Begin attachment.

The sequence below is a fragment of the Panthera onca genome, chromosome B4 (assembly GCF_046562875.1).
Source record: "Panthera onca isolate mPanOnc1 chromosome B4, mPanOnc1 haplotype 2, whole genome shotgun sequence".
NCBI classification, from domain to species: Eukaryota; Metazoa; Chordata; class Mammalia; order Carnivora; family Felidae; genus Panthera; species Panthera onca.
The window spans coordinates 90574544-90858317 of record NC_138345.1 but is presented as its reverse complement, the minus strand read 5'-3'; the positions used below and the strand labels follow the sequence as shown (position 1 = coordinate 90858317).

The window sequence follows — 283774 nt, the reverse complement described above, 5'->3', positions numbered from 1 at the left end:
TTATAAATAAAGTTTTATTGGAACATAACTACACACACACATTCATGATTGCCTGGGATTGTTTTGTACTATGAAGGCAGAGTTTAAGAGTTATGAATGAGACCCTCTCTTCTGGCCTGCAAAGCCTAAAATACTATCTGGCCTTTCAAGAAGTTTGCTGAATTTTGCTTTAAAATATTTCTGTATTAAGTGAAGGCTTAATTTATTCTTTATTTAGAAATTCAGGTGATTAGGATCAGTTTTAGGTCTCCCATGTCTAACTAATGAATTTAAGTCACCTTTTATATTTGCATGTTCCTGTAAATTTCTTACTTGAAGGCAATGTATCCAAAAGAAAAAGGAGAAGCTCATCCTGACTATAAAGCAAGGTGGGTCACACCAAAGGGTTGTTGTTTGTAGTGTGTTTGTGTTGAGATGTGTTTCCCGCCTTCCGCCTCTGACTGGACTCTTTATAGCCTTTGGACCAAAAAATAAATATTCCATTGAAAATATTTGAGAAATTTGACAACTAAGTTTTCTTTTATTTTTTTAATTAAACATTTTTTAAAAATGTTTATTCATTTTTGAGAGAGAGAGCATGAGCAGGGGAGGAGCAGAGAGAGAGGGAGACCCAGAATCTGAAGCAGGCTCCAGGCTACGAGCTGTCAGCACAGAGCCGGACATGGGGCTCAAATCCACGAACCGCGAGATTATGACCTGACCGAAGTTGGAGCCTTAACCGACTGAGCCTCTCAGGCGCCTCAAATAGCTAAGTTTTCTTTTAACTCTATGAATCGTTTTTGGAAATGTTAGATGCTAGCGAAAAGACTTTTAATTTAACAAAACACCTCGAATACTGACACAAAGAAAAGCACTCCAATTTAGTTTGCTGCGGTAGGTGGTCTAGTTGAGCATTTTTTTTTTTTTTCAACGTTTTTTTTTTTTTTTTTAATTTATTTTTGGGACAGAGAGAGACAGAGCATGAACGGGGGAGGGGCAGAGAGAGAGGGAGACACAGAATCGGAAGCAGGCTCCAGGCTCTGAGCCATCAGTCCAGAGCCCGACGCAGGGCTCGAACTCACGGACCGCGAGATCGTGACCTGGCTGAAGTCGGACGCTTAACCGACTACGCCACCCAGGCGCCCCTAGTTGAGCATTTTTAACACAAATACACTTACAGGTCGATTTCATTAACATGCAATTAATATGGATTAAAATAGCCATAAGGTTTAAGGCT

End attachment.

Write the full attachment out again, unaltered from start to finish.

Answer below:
The sequence below is a fragment of the Panthera onca genome, chromosome B4 (assembly GCF_046562875.1).
Source record: "Panthera onca isolate mPanOnc1 chromosome B4, mPanOnc1 haplotype 2, whole genome shotgun sequence".
NCBI classification, from domain to species: Eukaryota; Metazoa; Chordata; class Mammalia; order Carnivora; family Felidae; genus Panthera; species Panthera onca.
The window spans coordinates 90574544-90858317 of record NC_138345.1 but is presented as its reverse complement, the minus strand read 5'-3'; the positions used below and the strand labels follow the sequence as shown (position 1 = coordinate 90858317).

The window sequence follows — 283774 nt, the reverse complement described above, 5'->3', positions numbered from 1 at the left end:
TTATAAATAAAGTTTTATTGGAACATAACTACACACACACATTCATGATTGCCTGGGATTGTTTTGTACTATGAAGGCAGAGTTTAAGAGTTATGAATGAGACCCTCTCTTCTGGCCTGCAAAGCCTAAAATACTATCTGGCCTTTCAAGAAGTTTGCTGAATTTTGCTTTAAAATATTTCTGTATTAAGTGAAGGCTTAATTTATTCTTTATTTAGAAATTCAGGTGATTAGGATCAGTTTTAGGTCTCCCATGTCTAACTAATGAATTTAAGTCACCTTTTATATTTGCATGTTCCTGTAAATTTCTTACTTGAAGGCAATGTATCCAAAAGAAAAAGGAGAAGCTCATCCTGACTATAAAGCAAGGTGGGTCACACCAAAGGGTTGTTGTTTGTAGTGTGTTTGTGTTGAGATGTGTTTCCCGCCTTCCGCCTCTGACTGGACTCTTTATAGCCTTTGGACCAAAAAATAAATATTCCATTGAAAATATTTGAGAAATTTGACAACTAAGTTTTCTTTTATTTTTTTAATTAAACATTTTTTAAAAATGTTTATTCATTTTTGAGAGAGAGAGCATGAGCAGGGGAGGAGCAGAGAGAGAGGGAGACCCAGAATCTGAAGCAGGCTCCAGGCTACGAGCTGTCAGCACAGAGCCGGACATGGGGCTCAAATCCACGAACCGCGAGATTATGACCTGACCGAAGTTGGAGCCTTAACCGACTGAGCCTCTCAGGCGCCTCAAATAGCTAAGTTTTCTTTTAACTCTATGAATCGTTTTTGGAAATGTTAGATGCTAGCGAAAAGACTTTTAATTTAACAAAACACCTCGAATACTGACACAAAGAAAAGCACTCCAATTTAGTTTGCTGCGGTAGGTGGTCTAGTTGAGCATTTTTTTTTTTTTTCAACGTTTTTTTTTTTTTTTTTAATTTATTTTTGGGACAGAGAGAGACAGAGCATGAACGGGGGAGGGGCAGAGAGAGAGGGAGACACAGAATCGGAAGCAGGCTCCAGGCTCTGAGCCATCAGTCCAGAGCCCGACGCAGGGCTCGAACTCACGGACCGCGAGATCGTGACCTGGCTGAAGTCGGACGCTTAACCGACTACGCCACCCAGGCGCCCCTAGTTGAGCATTTTTAACACAAATACACTTACAGGTCGATTTCATTAACATGCAATTAATATGGATTAAAATAGCCATAAGGTTTAAGGCT